"I worry that the position of Turkey on this right now is extremely unhelpful. In the past, I can say this, when we were working with [then-presidents of Azerbaijan and Armenia] Heydar Aliyev and Robert Kocharyan, we actually had significant support from Turkey on this process. And Turkey was taking steps – though not of them publicly visible – to help make a solution come about," Cavanaugh said.
According to the ex-official, the current stance of Ankara is absolutely different.
"Today the statements by President [Recep Tayyip] Erdogan go in a very different direction, which I fear is amplifying the conflict by making Azerbaijan feel it can gain more on the battlefield that it can at the bargaining table," he noted.
Cavanaugh at the same doubted that the regional confrontation might escalate into a direct conflict of third countries, even though Armenia is a Collective Security Treaty Organization member and Turkey is a NATO nation, but warned of miscalculations.
"We saw already in Syria, it is where Turkey shot down a Russian fighter. These things can happen and there could be a miscalculation or mistake that have consequences that are certainly unanticipated," he said.
US, Russia, France 'Can Do A Lot' for Peace in Nagorno-Karabakh
The United States, Russia and France, which are the OSCE Minsk Group co-chairs, can contribute much to bringing about peace to Nagorno-Karabakh, but the will of the warring sides is vital, Carey Cavanaugh said.
"I think they [OSCE Minsk Group co-chairs] can do a lot … I think we have seen in the past working together this diplomatic mechanism that was set up to work on the Nagorno-Karabakh has the potential to help bring about peace," Cavanaugh said.
The three countries, however, cannot force Armenia and Azerbaijan to accept each other’s conditions, but should work together to "craft a compromise solution that will be acceptable to both parties," according to the ex-official.
Cavanaugh recalled that the sides came "pretty close" to resolving the conflict during the Key West peace talks in the US in 2001, in which he was personally involved, but finally failed to reach an agreement.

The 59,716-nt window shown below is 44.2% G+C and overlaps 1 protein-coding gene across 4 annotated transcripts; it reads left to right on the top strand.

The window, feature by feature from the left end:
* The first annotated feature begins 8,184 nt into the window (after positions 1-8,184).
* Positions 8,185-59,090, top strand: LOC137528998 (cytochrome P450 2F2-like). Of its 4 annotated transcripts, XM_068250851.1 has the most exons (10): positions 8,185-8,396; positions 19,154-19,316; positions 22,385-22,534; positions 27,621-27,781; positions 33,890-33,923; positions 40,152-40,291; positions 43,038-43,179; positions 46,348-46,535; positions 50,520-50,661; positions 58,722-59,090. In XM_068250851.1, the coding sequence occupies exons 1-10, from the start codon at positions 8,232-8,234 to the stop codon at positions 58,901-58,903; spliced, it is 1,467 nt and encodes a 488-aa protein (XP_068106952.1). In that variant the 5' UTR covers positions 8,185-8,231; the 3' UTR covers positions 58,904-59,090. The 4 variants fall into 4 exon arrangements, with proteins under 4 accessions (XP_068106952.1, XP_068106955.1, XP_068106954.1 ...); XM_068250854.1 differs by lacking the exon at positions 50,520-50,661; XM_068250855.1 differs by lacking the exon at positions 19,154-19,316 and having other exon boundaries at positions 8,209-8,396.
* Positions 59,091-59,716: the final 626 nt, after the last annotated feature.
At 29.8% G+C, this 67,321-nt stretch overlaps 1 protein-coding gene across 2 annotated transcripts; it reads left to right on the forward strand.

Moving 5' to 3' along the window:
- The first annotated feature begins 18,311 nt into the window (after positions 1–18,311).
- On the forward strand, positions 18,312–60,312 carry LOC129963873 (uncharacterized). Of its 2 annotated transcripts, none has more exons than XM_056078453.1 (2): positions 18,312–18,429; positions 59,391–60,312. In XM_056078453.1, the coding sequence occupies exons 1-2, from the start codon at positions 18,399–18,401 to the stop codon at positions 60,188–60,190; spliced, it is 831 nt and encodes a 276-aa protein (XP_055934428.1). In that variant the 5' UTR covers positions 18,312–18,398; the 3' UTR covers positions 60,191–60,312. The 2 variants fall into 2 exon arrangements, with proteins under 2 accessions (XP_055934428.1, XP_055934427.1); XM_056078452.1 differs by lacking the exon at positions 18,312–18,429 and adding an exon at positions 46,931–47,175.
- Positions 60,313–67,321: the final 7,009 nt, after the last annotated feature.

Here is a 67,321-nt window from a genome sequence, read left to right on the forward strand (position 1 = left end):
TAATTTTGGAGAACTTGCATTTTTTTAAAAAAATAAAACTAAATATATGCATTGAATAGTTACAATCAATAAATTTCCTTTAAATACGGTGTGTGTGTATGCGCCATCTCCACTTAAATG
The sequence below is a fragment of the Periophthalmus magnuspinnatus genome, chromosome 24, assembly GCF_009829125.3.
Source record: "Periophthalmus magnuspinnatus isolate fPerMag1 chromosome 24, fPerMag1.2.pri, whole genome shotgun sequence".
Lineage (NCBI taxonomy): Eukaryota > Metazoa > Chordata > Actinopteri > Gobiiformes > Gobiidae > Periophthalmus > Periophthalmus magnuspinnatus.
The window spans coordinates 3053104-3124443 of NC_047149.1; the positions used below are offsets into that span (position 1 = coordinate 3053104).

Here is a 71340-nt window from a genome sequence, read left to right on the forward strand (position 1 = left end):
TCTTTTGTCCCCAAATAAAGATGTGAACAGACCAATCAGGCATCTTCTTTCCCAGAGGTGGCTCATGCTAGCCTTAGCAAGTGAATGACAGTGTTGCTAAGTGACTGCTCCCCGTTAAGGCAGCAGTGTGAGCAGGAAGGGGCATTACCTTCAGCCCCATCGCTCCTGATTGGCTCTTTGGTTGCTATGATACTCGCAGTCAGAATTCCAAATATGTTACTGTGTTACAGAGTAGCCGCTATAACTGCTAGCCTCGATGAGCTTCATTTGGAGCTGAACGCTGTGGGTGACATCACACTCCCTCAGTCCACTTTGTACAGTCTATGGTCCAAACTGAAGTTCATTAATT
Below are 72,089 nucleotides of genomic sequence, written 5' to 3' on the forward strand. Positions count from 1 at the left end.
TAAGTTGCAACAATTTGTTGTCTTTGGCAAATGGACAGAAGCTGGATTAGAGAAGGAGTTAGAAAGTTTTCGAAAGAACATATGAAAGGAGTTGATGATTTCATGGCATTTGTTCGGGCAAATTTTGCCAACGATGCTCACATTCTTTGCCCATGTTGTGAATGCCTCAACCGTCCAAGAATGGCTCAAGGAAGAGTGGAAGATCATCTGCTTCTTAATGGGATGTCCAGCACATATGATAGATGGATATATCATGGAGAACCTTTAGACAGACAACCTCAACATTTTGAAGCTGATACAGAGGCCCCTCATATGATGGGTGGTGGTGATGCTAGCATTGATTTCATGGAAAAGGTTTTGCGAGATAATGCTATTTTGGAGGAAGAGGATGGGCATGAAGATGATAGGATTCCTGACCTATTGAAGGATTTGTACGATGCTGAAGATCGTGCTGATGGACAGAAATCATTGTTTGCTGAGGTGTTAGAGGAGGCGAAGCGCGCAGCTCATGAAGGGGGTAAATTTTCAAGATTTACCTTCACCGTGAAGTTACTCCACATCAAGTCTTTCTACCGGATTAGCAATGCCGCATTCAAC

The diplomat believes that the problem was that the populations of Armenia and Azerbaijan were not ready to accept the solutions, and the leaders did not make it clear enough how that is supposed to work.
The former special negotiator declined to answer whom he considers responsible for unleashing the current escalation and agreed that it is far more important who will be the first to sit down at the negotiating table.
The hostilities in Azerbaijan’s Armenian-dominated breakaway region of Nagorno-Karabakh erupted on Sunday when both parties accused each other of violating the ceasefire.
Armenia and the self-proclaimed Republic of Artsakh, which controls most parts of Nagorno-Karabakh, said that Azerbaijan had launched an offensive on the breakaway region, and both declared martial law and mobilization. Azerbaijan has also declared martial law and partial mobilization. Ankara has immediately vowed to support Baku with all the needed means.
Most countries, including Russia, the United States and France, have called on the warring parties to cease hostilities and settle their differences via dialogue. Moscow and Paris have also voiced concerns about the transfer of militants from Syria to the Nagorno-Karabakh conflict zone.